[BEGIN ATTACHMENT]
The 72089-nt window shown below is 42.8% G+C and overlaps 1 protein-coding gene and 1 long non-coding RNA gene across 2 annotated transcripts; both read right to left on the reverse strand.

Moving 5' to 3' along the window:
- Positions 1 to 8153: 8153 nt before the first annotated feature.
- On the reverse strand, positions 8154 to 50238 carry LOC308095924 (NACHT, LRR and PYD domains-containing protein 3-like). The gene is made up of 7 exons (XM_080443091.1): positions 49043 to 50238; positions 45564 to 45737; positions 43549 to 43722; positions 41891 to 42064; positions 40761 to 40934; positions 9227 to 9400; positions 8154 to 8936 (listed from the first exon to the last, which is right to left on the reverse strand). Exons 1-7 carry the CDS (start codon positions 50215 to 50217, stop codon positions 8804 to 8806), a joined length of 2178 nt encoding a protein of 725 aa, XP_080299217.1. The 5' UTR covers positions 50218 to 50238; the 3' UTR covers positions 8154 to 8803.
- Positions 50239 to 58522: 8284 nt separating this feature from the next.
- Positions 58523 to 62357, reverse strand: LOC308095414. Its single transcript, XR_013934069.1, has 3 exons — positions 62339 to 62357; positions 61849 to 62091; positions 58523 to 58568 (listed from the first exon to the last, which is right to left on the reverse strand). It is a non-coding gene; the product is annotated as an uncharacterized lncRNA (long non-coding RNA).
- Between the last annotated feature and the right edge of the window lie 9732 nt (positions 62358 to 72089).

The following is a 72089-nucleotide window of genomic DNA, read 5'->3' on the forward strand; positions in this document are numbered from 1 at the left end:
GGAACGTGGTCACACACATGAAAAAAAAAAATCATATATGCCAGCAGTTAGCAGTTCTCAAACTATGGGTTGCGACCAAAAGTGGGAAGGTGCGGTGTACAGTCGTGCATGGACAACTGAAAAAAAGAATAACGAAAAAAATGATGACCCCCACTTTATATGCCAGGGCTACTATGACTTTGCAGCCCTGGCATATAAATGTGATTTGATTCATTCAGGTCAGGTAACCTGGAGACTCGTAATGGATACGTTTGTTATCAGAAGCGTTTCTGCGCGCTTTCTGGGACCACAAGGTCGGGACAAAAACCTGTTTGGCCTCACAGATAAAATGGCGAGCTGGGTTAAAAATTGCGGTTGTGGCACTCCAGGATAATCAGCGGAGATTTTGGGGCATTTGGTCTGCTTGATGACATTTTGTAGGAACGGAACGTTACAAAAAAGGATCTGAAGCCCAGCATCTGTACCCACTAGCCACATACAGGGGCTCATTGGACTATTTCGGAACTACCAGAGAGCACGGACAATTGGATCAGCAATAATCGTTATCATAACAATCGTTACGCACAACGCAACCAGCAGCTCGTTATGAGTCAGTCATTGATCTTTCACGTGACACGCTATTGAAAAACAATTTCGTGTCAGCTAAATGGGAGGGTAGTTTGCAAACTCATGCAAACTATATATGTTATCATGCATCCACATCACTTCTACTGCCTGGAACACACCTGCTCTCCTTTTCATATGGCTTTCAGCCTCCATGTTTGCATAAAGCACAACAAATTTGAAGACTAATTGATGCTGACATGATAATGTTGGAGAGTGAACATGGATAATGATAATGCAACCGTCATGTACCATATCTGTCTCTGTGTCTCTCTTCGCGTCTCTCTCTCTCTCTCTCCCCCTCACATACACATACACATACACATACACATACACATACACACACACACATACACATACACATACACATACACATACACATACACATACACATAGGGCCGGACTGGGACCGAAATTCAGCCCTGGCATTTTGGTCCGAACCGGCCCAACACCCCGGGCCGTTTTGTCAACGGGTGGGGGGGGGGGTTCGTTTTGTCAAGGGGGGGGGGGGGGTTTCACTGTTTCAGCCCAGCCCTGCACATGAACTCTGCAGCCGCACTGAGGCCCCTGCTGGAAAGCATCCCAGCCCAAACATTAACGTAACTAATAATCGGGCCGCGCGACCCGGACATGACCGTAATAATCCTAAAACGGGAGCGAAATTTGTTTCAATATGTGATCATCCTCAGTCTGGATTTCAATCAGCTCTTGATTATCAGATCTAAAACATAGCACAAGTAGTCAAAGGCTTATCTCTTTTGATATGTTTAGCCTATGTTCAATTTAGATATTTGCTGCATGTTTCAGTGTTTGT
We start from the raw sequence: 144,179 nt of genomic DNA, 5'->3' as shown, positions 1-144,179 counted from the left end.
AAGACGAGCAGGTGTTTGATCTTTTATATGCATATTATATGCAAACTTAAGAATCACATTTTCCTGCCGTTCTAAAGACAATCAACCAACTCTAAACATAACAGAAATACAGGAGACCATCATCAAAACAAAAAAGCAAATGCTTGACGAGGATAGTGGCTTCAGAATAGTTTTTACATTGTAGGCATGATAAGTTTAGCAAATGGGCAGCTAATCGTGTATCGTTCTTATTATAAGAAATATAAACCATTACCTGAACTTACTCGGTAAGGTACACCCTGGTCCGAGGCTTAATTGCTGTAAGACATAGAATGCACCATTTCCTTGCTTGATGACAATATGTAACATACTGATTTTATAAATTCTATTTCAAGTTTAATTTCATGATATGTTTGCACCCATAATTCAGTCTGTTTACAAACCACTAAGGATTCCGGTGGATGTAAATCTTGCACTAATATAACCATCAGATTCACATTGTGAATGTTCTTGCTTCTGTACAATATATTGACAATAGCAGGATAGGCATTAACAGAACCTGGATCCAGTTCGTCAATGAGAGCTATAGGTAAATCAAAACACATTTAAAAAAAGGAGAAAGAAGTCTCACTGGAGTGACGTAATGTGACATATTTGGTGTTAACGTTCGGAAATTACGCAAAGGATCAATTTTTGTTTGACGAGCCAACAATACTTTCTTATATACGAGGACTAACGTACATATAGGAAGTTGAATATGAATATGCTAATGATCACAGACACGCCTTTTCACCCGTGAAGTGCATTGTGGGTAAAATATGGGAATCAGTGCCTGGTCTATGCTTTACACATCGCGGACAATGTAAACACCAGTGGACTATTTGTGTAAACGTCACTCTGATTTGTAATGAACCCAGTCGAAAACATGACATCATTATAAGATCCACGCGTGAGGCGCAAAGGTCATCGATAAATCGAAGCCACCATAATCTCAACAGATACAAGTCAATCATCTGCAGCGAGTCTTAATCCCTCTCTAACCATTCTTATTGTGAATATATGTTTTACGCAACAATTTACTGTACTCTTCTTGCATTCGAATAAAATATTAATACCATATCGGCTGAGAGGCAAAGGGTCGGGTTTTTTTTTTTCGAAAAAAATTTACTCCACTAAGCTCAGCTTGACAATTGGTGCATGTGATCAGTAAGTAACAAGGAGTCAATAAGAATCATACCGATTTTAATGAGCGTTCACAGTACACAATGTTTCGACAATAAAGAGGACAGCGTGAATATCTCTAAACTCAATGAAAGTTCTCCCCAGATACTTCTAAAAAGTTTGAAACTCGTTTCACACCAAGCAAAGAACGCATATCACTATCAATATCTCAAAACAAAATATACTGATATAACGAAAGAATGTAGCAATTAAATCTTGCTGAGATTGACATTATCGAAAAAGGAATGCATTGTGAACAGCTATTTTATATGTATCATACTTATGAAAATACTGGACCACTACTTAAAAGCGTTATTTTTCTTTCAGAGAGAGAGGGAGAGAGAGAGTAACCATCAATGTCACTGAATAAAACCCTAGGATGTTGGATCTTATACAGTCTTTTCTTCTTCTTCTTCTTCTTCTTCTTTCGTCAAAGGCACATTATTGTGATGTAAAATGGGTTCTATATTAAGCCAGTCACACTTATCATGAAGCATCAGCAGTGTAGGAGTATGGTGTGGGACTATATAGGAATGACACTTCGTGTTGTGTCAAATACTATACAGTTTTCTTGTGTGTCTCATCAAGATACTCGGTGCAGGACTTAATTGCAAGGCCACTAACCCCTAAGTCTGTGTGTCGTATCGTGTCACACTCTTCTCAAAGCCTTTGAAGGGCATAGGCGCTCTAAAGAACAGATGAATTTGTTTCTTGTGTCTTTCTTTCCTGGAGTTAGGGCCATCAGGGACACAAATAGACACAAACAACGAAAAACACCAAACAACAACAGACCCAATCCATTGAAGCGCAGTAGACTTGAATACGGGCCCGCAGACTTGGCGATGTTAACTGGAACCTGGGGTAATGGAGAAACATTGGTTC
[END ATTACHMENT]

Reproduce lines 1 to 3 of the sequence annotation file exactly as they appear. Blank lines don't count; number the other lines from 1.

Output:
The 72089-nt window shown below is 42.8% G+C and overlaps 1 protein-coding gene and 1 long non-coding RNA gene across 2 annotated transcripts; both read right to left on the reverse strand.

Moving 5' to 3' along the window:
- Positions 1 to 8153: 8153 nt before the first annotated feature.